In a groundbreaking work of investigative journalism, the author of the New York Times bestseller Kingdom Coming exposes the global war on women's reproductive rights and its disastrous and unreported consequences for the future of global development.
As networks of religious fundamentalists, feminists, and bureaucrats struggle to remake sexual and childbearing norms worldwide, the battle to control women's bodies has become a high-stakes enterprise. The Means of Reproduction travels through four continents, examining issues such as abortion, female circumcision, and Asia's missing girls to show how the battle has been globalized and how, too often, the United States has joined sworn enemies such as Iran and Sudan in an axis of repression.
Reporting with unique insight from both the rarefied realm of international policy and from individual women's lives, Goldberg elucidates the economic, demographic, and health consequences of women's oppression, and shows how women, strengthened by a solidarity that transcends borders, are fighting for freedom. Michelle Goldberg is an investigative journalist.
A former senior writer at Salon.com, Goldberg has written for Glamour, The New Republic, Rolling Stone, The Guardian (UK), and has taught at New York University’s Graduate School of Journalism. The Means of Reproduction won the 2008 J. Anthony Lukas Work-in-Progress Award.
Michelle Goldberg is a senior writer for Salon.com. Because the online magazine's staff is relatively small, its reporters' beats are large, and she's covered everything from New York's drug laws to Kurdish refugees in the Middle East, reporting from all over the United States and from Jordan, Egypt, Iraq, Israel and the West Bank. One constant in her peripatetic career is a fascination with the role of ideology in politics, leading her to report extensively on both sides of America's ever-seething culture war.
In addition to working at Salon, Goldberg has been an adjunct professor at the Graduate School of Journalism at New York University, teaching a class called "Writing Social Commentary." She's also been a columnist for the San Francisco Bay Guardian and for Shift Magazine, and her work has appeared in publications including Rolling Stone, The New Republic online, The UK Guardian, The Utne Reader, Newsday and other newspapers nationwide.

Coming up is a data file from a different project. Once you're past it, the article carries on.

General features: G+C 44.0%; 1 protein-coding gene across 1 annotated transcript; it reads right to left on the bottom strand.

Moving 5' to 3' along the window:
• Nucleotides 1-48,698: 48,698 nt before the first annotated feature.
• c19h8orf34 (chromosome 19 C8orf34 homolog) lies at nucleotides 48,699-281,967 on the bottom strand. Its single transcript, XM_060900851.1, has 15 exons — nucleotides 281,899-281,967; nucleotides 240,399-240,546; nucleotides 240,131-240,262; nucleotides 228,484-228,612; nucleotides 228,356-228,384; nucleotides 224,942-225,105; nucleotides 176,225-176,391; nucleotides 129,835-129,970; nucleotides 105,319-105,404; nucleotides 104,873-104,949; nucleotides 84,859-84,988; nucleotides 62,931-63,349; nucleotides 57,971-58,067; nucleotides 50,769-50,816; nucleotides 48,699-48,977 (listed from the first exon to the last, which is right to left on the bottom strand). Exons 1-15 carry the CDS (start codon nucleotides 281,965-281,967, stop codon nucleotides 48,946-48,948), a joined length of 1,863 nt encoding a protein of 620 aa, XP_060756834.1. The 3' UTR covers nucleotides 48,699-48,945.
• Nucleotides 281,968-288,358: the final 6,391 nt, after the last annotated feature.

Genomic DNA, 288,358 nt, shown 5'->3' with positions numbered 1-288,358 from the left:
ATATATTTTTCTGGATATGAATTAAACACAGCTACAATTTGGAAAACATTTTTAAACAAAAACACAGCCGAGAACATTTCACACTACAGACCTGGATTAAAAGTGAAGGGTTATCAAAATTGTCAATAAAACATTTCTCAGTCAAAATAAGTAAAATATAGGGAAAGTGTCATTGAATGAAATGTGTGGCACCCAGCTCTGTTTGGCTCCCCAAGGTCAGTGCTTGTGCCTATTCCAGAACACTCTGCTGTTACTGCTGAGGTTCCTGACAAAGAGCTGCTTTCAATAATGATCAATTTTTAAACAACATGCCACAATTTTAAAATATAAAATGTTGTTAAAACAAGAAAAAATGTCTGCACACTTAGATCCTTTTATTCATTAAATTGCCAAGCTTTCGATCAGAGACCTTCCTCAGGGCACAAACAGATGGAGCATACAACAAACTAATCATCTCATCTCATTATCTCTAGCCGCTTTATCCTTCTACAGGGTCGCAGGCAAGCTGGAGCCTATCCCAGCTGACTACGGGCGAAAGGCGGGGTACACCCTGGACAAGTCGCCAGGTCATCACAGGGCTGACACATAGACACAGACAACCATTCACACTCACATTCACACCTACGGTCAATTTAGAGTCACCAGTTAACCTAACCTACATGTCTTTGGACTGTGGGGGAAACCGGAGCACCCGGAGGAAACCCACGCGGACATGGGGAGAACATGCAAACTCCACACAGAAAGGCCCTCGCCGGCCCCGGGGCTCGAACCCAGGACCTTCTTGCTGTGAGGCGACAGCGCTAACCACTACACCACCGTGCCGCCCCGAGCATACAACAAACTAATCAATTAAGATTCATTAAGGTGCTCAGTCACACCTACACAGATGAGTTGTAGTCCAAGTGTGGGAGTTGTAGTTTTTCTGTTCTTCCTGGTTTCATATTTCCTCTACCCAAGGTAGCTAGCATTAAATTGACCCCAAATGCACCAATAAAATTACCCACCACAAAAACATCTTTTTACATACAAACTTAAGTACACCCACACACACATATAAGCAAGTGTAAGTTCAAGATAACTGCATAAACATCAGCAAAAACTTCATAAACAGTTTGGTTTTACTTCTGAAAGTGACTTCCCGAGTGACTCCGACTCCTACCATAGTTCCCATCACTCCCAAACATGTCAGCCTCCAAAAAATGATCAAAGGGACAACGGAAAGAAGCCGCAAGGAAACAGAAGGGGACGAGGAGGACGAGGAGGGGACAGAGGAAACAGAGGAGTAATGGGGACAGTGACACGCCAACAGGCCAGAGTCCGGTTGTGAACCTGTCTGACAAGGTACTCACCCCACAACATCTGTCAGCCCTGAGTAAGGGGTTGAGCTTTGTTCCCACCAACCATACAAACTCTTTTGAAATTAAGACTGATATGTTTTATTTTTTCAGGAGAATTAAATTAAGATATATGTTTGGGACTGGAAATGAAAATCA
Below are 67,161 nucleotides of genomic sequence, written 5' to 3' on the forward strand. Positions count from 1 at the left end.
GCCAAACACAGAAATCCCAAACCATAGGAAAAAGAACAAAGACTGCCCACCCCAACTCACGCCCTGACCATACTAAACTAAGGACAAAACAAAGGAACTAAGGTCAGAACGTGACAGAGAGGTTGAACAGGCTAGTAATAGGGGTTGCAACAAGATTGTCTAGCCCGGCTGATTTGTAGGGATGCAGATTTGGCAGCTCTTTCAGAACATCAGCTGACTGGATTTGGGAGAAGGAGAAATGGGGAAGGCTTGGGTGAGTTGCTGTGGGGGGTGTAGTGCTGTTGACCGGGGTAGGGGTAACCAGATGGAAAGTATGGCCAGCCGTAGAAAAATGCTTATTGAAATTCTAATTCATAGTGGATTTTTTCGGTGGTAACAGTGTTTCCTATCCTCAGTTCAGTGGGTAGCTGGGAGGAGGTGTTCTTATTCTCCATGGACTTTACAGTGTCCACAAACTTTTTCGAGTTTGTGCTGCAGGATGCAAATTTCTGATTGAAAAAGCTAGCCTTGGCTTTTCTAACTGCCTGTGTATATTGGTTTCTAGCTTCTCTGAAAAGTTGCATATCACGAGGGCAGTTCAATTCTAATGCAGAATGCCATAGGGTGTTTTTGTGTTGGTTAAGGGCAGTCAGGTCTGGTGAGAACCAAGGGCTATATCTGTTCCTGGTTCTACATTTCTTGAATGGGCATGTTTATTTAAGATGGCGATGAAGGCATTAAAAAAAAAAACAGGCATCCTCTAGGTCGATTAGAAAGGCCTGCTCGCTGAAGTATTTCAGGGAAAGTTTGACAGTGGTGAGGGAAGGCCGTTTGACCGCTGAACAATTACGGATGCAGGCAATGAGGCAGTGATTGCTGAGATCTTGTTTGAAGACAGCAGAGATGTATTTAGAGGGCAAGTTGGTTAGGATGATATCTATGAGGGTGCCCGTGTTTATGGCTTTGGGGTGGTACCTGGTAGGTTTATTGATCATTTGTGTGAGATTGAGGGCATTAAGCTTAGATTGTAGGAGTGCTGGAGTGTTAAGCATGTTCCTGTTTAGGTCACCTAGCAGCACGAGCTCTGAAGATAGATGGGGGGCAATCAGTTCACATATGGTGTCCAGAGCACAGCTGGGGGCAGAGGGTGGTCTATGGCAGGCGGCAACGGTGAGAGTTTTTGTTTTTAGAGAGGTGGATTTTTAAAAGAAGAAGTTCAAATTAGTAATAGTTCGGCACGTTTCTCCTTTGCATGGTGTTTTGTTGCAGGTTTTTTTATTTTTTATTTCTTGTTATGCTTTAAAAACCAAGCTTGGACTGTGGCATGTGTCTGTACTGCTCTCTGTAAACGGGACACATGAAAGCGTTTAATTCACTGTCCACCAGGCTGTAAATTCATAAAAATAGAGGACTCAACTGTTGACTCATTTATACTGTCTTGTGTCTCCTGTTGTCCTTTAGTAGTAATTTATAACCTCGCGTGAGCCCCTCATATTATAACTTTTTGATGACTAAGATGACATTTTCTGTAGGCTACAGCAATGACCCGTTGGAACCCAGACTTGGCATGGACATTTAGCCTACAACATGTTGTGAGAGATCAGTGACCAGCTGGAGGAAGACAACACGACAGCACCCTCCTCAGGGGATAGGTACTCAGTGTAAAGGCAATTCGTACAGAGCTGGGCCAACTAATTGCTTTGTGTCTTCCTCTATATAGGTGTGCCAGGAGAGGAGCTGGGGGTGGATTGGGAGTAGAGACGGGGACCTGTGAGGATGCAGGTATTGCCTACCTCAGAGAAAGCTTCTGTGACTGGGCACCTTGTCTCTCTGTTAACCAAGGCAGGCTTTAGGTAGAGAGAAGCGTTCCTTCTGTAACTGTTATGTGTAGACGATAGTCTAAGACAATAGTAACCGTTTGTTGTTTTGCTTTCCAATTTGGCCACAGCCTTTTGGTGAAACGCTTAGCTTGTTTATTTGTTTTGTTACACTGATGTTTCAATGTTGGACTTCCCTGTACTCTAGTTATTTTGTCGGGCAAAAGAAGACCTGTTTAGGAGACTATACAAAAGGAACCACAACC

Voluntary limiting of human reproduction, using such means as contraception, sexual abstinence, surgical sterilization, and induced abortion. The term was coined in 191415 by Margaret Sanger. Medically, birth control is often advised when childbirth might endanger the mothers health or substantial risk exists of bearing a severely disabled child. Socially and economically, limitation of reproduction frequently reflects a desire to maintain or improve family living standards. Most religious leaders now generally agree that some form of fertility regulation is desirable, though the means are strongly debated. See alsofamily planning.
Contraception is critical to women's choices and opportunities. A free society allows women to self-determine the size of their families, so can fully use all of their talents.
Men ARE making a power play to control women's wombs worldwide; powerful multinational men have determined a need for more soldiers (to fight "theatres of war" over resources) and women are being forced to "get with the program" and produce the supply.